New Hampshire bill could lead to increases in business property taxes

By Joe Chen | The Center Square

New Hampshire state Rep. Robert Harb, R-Plaistow, is sponsoring a bill that would allow the state to set different commercial, industrial, and residential property tax rates for municipalities based on their commercial-to-residential ratio, meaning businesses might pay higher property taxes.

“It’s a way to attempt to set right the commercial and industrial rate,” Harb said in a recent House Municipal and County Government Committee hearing, according to the New Hampshire Business Review. “It might help people with their residential tax bills.”

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New Hampshire Statehouse in Concord

Harb said he is supporting the bill because in his town, commercial and industrial rates have not changed, while residential property taxes have increased. House Bill 1467 would effectively allow municipalities to up the commercial/industrial tax rate.

“No towns are forced to do it,” Harb said in the hearing. The bill also wouldn’t change how business property values are assessed.

Opponents of the bill argue it would be unconstitutional in New Hampshire, since state courts have interpreted its constitution as “the same tax shall be laid, upon the same amount of property, in every part of the jurisdiction levying it.”

Harb said during the hearing that the bill would not be unconstitutional because “you can’t appeal a rate. You can only appeal an assessment.”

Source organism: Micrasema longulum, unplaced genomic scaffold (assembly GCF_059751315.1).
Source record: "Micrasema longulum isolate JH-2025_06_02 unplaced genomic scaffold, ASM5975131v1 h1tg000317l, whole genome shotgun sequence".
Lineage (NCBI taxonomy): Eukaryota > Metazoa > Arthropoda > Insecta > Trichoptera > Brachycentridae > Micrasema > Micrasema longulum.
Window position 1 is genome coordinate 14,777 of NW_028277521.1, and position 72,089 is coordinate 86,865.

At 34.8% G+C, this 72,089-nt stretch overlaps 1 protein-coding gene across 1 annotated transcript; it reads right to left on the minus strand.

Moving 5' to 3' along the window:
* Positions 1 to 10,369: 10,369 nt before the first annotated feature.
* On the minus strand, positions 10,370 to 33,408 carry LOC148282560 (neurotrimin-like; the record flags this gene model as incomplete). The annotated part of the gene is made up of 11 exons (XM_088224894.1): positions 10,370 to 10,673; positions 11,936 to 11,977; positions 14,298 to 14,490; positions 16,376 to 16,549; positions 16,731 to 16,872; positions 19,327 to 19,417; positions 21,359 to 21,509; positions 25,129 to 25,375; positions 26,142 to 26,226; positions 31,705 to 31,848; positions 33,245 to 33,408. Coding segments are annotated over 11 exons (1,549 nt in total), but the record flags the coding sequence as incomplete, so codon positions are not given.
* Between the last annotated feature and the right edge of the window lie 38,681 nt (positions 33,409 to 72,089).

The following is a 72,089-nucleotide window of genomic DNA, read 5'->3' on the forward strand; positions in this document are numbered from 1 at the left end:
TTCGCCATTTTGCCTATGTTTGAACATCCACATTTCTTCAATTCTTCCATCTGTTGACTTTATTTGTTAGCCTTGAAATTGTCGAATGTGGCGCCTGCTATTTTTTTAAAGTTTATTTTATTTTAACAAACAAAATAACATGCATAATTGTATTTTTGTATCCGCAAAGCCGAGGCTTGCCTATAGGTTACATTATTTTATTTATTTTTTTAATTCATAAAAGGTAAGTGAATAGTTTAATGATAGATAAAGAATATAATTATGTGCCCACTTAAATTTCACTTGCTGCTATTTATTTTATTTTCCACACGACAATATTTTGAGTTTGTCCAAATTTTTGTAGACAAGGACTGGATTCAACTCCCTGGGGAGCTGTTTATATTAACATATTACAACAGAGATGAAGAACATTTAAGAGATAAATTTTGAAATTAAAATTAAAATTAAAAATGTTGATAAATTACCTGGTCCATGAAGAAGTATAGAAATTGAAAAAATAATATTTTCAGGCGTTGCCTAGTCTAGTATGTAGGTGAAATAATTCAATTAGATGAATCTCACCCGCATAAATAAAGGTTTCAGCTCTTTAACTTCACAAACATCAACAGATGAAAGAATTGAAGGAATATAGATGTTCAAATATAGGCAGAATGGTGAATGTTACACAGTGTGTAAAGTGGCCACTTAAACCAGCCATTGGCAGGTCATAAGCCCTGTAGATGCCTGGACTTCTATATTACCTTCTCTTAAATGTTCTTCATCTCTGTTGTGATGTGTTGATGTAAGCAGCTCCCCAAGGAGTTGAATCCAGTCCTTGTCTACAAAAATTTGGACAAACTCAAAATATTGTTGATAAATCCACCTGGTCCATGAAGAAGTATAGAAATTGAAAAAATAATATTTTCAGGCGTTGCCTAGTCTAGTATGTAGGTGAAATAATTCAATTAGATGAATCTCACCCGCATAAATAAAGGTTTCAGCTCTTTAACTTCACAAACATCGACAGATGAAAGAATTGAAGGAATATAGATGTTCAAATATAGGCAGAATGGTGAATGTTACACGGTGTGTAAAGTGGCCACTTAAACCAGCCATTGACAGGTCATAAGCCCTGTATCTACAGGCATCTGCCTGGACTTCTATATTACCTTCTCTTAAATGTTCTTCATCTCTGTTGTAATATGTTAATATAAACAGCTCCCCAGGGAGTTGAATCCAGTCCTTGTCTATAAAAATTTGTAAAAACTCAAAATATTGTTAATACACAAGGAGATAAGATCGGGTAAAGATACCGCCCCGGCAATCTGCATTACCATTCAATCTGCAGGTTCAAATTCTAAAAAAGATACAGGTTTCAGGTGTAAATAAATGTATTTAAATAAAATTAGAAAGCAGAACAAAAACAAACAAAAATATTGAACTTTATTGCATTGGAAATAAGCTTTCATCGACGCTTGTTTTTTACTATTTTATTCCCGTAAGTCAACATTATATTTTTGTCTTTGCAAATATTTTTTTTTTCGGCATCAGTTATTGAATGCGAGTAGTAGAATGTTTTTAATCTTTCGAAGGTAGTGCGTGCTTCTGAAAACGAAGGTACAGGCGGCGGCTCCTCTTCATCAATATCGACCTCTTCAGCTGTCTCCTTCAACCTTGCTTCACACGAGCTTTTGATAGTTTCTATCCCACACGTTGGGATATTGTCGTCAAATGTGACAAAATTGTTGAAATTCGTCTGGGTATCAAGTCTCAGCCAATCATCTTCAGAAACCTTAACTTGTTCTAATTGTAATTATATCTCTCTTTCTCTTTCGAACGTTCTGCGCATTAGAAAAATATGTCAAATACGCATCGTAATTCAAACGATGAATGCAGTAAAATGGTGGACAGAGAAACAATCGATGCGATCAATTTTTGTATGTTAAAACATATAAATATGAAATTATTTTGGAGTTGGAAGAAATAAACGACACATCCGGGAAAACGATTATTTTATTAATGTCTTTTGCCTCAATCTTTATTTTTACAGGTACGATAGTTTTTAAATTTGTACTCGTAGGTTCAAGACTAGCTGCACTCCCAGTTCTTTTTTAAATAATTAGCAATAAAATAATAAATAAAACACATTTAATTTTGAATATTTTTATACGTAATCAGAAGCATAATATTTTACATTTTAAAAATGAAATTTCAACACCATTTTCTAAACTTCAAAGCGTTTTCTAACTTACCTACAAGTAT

Even if the bill is constitutional, some doubt its intentions will work.

“The unintended consequences is you might drive development to other towns,” Robert Gagne, head of the Manchester Assessors Office, said at the hearing.

“We oppose this bill that is designed to shift the tax burden from residents to businesses,” David Juvet, senior vice president of policy at the Business and Industry Association of New Hampshire, said during the hearing. “It is the wrong road.”

Other states have gone down the road of different tax rates. Massachusetts’ constitution, for example, allows different tax rates, which lets Boston set its commercial rate at $24.93 per $1,000 in assessed value and its residential rate at $10.56.

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